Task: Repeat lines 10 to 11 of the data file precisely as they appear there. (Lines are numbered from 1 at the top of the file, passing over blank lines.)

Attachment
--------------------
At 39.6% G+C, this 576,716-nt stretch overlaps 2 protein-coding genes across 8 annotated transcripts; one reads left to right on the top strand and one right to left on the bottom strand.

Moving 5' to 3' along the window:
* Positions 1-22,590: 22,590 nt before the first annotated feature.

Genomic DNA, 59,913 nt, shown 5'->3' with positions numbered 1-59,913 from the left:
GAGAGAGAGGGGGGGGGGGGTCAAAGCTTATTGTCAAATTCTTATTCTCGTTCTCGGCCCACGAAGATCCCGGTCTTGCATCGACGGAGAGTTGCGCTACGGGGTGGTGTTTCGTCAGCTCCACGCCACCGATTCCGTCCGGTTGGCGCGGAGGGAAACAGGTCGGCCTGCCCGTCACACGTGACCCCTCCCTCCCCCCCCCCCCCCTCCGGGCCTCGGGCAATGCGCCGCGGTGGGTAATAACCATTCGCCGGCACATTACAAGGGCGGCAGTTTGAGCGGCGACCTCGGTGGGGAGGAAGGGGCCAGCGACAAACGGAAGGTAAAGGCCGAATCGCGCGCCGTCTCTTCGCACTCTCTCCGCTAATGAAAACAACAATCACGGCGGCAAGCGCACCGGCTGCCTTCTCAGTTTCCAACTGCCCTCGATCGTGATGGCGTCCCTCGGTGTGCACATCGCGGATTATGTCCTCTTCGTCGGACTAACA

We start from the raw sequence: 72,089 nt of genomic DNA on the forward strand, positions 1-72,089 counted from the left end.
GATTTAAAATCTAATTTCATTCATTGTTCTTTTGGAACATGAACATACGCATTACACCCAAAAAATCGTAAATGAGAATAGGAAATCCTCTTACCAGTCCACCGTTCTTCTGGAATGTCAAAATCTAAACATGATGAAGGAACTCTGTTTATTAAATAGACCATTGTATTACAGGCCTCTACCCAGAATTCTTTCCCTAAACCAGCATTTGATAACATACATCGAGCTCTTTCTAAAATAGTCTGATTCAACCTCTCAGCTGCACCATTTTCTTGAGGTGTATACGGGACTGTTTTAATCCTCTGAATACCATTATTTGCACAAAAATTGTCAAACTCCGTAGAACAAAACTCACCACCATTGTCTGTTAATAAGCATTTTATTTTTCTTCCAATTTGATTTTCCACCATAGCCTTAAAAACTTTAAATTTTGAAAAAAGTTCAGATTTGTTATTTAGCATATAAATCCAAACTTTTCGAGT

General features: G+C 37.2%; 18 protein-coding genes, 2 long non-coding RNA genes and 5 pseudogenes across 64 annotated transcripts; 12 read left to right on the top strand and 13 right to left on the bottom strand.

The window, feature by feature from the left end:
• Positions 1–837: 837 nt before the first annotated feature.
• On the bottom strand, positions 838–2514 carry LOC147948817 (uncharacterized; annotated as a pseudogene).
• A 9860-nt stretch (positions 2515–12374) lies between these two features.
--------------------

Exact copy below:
• Positions 1–837: 837 nt before the first annotated feature.
• On the bottom strand, positions 838–2514 carry LOC147948817 (uncharacterized; annotated as a pseudogene).